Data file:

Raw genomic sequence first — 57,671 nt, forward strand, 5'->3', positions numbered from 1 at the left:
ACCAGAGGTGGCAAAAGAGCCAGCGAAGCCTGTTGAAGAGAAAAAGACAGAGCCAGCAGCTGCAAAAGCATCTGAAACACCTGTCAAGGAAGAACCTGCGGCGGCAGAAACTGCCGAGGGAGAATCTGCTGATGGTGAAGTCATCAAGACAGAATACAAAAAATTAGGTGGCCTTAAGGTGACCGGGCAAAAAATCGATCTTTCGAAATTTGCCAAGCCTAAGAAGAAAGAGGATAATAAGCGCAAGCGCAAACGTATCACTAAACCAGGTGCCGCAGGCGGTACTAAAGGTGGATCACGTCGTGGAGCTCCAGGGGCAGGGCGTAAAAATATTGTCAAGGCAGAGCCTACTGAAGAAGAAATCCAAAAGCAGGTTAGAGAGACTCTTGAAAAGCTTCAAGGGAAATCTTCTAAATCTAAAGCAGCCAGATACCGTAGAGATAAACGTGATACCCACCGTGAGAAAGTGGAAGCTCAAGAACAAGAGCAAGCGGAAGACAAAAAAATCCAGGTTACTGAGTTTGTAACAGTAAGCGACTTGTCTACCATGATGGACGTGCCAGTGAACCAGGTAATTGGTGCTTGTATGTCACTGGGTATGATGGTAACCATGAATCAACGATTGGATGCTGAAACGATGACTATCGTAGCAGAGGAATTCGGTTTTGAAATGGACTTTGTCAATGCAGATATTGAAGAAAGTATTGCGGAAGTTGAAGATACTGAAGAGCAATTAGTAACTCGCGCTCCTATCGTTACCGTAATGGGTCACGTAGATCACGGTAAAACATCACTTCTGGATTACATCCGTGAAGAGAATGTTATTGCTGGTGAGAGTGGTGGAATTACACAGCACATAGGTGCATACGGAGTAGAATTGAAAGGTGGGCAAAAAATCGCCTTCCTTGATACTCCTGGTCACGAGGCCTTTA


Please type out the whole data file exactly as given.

Raw genomic sequence first — 57,671 nt, forward strand, 5'->3', positions numbered from 1 at the left:
ACCAGAGGTGGCAAAAGAGCCAGCGAAGCCTGTTGAAGAGAAAAAGACAGAGCCAGCAGCTGCAAAAGCATCTGAAACACCTGTCAAGGAAGAACCTGCGGCGGCAGAAACTGCCGAGGGAGAATCTGCTGATGGTGAAGTCATCAAGACAGAATACAAAAAATTAGGTGGCCTTAAGGTGACCGGGCAAAAAATCGATCTTTCGAAATTTGCCAAGCCTAAGAAGAAAGAGGATAATAAGCGCAAGCGCAAACGTATCACTAAACCAGGTGCCGCAGGCGGTACTAAAGGTGGATCACGTCGTGGAGCTCCAGGGGCAGGGCGTAAAAATATTGTCAAGGCAGAGCCTACTGAAGAAGAAATCCAAAAGCAGGTTAGAGAGACTCTTGAAAAGCTTCAAGGGAAATCTTCTAAATCTAAAGCAGCCAGATACCGTAGAGATAAACGTGATACCCACCGTGAGAAAGTGGAAGCTCAAGAACAAGAGCAAGCGGAAGACAAAAAAATCCAGGTTACTGAGTTTGTAACAGTAAGCGACTTGTCTACCATGATGGACGTGCCAGTGAACCAGGTAATTGGTGCTTGTATGTCACTGGGTATGATGGTAACCATGAATCAACGATTGGATGCTGAAACGATGACTATCGTAGCAGAGGAATTCGGTTTTGAAATGGACTTTGTCAATGCAGATATTGAAGAAAGTATTGCGGAAGTTGAAGATACTGAAGAGCAATTAGTAACTCGCGCTCCTATCGTTACCGTAATGGGTCACGTAGATCACGGTAAAACATCACTTCTGGATTACATCCGTGAAGAGAATGTTATTGCTGGTGAGAGTGGTGGAATTACACAGCACATAGGTGCATACGGAGTAGAATTGAAAGGTGGGCAAAAAATCGCCTTCCTTGATACTCCTGGTCACGAGGCCTTTA